Left on Lundy



An excerpt from a novel in progress.

                                                                                  Left on Lundy


                                                                               James R. Cavell




            It took fifty years to reach the time of weeping.  Deep and guttural, from way down far where the diaphragm spasms, uncontrollable tremors summon the sky to open and shower the earth with tears.  All because of a brief moment in time so long ago.

            Only three hours had elapsed from the time my father dropped me off at the church until I was found in the desert.  Three hours that ended one life and created another.  Enough time to cleanse a child's memory and construct an impassable barrier that would endure half of century.

            I remember the confusion when they found me.  There were many questions.  How did I get there?  Why did I leave the church?  What happened?  There were no answers because I was stuck in a fog, all around me the ground pulsed.  I tasted poison and felt poisoned if a child could taste and feel such things.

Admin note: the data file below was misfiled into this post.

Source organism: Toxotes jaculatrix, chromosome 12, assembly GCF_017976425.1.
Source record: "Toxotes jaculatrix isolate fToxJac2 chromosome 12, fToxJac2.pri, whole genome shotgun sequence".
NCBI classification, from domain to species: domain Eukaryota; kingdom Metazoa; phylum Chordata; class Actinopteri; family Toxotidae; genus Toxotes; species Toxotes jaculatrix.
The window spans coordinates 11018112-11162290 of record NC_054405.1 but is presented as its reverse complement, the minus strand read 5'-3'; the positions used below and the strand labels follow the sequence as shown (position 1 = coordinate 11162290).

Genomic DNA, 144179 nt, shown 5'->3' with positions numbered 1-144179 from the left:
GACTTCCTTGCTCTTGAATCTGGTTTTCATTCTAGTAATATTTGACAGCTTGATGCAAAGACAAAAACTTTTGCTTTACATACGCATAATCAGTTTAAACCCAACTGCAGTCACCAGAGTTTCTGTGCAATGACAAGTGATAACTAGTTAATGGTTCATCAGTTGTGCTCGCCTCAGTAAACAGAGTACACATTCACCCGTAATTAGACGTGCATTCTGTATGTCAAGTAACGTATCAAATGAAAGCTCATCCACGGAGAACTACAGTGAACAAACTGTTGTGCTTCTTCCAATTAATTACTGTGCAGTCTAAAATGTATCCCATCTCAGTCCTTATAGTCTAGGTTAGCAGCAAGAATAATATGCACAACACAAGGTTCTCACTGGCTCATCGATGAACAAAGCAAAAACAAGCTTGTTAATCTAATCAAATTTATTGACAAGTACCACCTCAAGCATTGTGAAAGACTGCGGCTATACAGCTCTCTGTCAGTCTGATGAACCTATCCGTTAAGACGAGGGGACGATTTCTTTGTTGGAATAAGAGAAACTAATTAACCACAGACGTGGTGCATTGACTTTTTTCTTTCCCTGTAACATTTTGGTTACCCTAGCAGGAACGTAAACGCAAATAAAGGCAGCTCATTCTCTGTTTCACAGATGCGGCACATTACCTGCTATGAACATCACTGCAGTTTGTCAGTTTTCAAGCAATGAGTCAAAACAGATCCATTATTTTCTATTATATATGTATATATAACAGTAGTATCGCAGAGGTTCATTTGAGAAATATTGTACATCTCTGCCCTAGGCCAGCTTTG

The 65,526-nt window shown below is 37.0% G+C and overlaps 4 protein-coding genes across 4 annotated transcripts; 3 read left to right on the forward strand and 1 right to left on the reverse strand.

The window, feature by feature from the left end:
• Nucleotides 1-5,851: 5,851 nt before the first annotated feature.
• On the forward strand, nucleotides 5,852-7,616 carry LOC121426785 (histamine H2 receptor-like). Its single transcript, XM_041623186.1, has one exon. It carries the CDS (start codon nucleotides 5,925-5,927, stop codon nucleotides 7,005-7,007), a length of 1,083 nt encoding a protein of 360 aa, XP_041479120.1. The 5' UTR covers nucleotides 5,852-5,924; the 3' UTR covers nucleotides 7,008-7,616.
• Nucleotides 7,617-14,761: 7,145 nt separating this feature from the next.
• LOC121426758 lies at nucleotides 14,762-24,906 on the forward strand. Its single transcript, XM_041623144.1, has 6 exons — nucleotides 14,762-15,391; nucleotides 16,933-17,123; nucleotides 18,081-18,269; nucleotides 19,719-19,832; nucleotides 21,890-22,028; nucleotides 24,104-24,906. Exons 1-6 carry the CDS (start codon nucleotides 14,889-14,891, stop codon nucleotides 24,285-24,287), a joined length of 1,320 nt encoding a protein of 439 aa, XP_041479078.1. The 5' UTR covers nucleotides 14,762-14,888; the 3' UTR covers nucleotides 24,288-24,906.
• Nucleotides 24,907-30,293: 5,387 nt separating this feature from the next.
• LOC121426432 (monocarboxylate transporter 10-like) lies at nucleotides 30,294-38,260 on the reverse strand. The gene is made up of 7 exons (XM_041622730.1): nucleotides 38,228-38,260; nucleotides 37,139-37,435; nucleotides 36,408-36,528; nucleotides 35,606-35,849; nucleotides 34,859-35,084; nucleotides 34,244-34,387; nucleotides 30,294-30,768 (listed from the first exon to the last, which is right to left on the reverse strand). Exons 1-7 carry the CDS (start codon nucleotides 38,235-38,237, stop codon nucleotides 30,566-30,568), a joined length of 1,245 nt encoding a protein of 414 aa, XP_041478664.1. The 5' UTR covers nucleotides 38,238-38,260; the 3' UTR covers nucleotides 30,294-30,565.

In the days that followed, everything changed in my World and stayed the same in the ground I lived on.  The questions ended without answers.  It seemed to satisfy all of them.  My return to the church to finish classes for my First Holy Communion held no more importance.  Secrets in the form of hushed conversations swirled all around me.  Something dark pulsed like a diseased machine and made me very angry.

            Those hushed voices soon suggested it would be a good idea for me to travel and visit relatives I had never met or heard of.  Spending the rest of the summer in a different place was the best medicine.  It would be good for any young boy.  I remember that time as the time I was no longer a boy.

            My return home was the summoning.  Everything had returned to order and I was back to normal.  The sandbox was different though, and all the other places adults ignored had changed.  They said I didn't play well with others anymore.  I was quiet and sullen, prone to outbursts of uncontrollable anger.  It was normal wasn't it?  Boys will be boys.

            Their memories faded until life was normal again.  It wasn't the same for me.  Mine stayed the same except for three very long hours that totally disappeared.  I could feel them, like a monster always lurking just beyond my vision.  The hours were obdurate, mired in a fen of anger and hate because I wouldn't know them.


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